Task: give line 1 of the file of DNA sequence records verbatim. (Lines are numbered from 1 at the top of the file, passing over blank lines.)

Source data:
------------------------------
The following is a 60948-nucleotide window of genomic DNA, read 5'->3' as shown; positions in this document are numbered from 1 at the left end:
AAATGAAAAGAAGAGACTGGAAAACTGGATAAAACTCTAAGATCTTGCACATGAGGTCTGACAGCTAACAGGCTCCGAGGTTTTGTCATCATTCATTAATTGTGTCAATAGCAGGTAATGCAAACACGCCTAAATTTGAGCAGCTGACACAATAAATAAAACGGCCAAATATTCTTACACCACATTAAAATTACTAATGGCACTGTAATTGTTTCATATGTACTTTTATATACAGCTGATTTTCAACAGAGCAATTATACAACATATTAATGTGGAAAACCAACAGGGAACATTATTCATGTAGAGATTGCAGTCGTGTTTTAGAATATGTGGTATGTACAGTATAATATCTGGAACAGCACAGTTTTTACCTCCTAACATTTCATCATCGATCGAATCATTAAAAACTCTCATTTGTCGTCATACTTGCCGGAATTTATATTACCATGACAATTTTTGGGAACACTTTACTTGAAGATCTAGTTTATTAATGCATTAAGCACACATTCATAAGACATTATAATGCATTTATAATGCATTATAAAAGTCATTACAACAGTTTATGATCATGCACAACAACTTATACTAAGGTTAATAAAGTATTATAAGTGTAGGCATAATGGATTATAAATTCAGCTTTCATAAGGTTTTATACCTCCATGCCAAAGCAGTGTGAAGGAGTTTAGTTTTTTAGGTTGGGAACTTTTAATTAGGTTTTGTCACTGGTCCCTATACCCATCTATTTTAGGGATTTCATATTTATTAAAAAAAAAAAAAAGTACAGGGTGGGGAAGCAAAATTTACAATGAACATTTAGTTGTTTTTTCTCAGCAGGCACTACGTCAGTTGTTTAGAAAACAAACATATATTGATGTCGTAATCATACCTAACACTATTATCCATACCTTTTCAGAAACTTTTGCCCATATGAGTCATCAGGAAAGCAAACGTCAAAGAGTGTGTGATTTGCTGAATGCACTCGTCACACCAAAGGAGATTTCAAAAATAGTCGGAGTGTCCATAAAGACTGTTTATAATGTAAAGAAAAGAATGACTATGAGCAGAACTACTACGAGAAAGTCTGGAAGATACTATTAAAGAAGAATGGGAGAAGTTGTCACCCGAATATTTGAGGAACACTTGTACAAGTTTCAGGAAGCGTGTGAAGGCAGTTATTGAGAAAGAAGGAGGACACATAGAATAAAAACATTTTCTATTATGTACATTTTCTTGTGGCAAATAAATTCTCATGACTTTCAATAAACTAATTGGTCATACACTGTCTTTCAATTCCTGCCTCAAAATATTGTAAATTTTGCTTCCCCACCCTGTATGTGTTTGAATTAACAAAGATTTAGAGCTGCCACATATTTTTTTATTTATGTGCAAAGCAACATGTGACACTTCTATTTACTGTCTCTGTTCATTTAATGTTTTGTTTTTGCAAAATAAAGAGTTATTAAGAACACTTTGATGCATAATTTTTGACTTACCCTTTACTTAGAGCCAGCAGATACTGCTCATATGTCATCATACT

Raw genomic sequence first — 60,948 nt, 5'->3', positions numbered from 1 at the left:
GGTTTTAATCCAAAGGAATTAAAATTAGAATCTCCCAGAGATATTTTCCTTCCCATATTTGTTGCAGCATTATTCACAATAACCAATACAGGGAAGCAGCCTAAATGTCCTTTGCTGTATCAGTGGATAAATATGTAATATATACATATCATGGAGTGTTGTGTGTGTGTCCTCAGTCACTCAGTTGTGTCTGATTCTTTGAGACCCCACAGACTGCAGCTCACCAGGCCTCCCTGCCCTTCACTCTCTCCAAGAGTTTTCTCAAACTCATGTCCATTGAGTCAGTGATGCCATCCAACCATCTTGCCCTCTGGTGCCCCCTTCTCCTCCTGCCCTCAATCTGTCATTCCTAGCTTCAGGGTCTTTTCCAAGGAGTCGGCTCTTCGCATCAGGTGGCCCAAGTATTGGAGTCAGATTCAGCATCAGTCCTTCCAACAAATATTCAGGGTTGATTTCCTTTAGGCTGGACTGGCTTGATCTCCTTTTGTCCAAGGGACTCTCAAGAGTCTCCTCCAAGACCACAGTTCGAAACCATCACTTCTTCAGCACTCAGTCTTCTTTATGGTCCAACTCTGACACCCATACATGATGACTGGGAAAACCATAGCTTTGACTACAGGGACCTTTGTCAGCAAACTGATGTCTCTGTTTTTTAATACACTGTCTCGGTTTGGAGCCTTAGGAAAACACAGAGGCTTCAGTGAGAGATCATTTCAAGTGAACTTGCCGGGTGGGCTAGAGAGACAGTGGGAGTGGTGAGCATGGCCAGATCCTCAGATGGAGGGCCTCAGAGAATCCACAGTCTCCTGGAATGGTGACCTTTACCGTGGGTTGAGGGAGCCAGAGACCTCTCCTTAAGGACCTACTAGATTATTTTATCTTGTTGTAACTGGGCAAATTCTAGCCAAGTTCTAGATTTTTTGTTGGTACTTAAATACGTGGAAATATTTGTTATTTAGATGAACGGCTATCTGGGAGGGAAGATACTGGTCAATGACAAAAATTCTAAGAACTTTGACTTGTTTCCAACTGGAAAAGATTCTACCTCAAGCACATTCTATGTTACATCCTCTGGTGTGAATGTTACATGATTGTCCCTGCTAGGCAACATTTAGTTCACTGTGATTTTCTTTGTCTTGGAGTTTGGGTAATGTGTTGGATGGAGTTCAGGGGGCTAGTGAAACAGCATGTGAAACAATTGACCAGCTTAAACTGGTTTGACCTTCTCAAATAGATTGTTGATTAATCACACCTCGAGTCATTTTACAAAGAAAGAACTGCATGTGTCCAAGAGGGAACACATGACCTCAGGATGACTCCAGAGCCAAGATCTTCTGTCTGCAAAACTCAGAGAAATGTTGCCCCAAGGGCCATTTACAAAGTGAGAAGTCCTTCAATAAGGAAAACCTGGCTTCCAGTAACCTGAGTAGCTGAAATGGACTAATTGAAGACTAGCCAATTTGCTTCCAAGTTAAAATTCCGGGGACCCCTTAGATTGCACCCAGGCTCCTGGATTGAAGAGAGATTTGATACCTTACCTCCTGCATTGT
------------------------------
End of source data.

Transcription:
The following is a 60948-nucleotide window of genomic DNA, read 5'->3' as shown; positions in this document are numbered from 1 at the left end: